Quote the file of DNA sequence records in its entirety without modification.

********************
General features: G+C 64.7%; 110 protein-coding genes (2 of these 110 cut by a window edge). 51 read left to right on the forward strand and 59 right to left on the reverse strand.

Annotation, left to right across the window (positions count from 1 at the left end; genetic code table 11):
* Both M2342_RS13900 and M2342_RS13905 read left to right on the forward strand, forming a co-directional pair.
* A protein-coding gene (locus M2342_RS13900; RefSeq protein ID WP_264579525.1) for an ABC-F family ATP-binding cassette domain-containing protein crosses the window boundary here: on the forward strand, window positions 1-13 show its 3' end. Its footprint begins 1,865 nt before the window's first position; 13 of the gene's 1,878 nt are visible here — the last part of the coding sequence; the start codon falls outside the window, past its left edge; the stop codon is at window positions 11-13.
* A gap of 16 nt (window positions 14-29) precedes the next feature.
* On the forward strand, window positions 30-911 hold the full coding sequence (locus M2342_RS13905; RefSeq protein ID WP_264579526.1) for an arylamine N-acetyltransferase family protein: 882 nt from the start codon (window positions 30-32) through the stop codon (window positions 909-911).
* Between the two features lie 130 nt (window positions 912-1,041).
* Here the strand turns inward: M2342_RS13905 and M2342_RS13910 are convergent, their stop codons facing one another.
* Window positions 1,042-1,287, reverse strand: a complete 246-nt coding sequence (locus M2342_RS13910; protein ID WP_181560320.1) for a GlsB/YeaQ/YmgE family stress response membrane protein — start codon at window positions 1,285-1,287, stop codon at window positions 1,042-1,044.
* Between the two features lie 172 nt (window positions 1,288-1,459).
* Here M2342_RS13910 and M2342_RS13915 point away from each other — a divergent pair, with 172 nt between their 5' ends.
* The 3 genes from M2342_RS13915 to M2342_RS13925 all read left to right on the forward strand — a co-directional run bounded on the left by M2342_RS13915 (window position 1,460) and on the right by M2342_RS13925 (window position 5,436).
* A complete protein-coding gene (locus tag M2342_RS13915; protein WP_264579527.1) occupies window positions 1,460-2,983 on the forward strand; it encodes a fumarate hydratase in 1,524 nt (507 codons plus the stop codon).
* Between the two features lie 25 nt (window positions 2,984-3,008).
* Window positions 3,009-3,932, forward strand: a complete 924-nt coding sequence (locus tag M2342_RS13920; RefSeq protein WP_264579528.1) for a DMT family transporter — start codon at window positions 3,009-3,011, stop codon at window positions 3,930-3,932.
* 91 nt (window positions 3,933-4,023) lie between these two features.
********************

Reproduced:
General features: G+C 64.7%; 110 protein-coding genes (2 of these 110 cut by a window edge). 51 read left to right on the forward strand and 59 right to left on the reverse strand.

Annotation, left to right across the window (positions count from 1 at the left end; genetic code table 11):
* Both M2342_RS13900 and M2342_RS13905 read left to right on the forward strand, forming a co-directional pair.
* A protein-coding gene (locus M2342_RS13900; RefSeq protein ID WP_264579525.1) for an ABC-F family ATP-binding cassette domain-containing protein crosses the window boundary here: on the forward strand, window positions 1-13 show its 3' end. Its footprint begins 1,865 nt before the window's first position; 13 of the gene's 1,878 nt are visible here — the last part of the coding sequence; the start codon falls outside the window, past its left edge; the stop codon is at window positions 11-13.
* A gap of 16 nt (window positions 14-29) precedes the next feature.
* On the forward strand, window positions 30-911 hold the full coding sequence (locus M2342_RS13905; RefSeq protein ID WP_264579526.1) for an arylamine N-acetyltransferase family protein: 882 nt from the start codon (window positions 30-32) through the stop codon (window positions 909-911).
* Between the two features lie 130 nt (window positions 912-1,041).
* Here the strand turns inward: M2342_RS13905 and M2342_RS13910 are convergent, their stop codons facing one another.
* Window positions 1,042-1,287, reverse strand: a complete 246-nt coding sequence (locus M2342_RS13910; protein ID WP_181560320.1) for a GlsB/YeaQ/YmgE family stress response membrane protein — start codon at window positions 1,285-1,287, stop codon at window positions 1,042-1,044.
* Between the two features lie 172 nt (window positions 1,288-1,459).
* Here M2342_RS13910 and M2342_RS13915 point away from each other — a divergent pair, with 172 nt between their 5' ends.
* The 3 genes from M2342_RS13915 to M2342_RS13925 all read left to right on the forward strand — a co-directional run bounded on the left by M2342_RS13915 (window position 1,460) and on the right by M2342_RS13925 (window position 5,436).
* A complete protein-coding gene (locus tag M2342_RS13915; protein WP_264579527.1) occupies window positions 1,460-2,983 on the forward strand; it encodes a fumarate hydratase in 1,524 nt (507 codons plus the stop codon).
* Between the two features lie 25 nt (window positions 2,984-3,008).
* Window positions 3,009-3,932, forward strand: a complete 924-nt coding sequence (locus tag M2342_RS13920; RefSeq protein WP_264579528.1) for a DMT family transporter — start codon at window positions 3,009-3,011, stop codon at window positions 3,930-3,932.
* 91 nt (window positions 3,933-4,023) lie between these two features.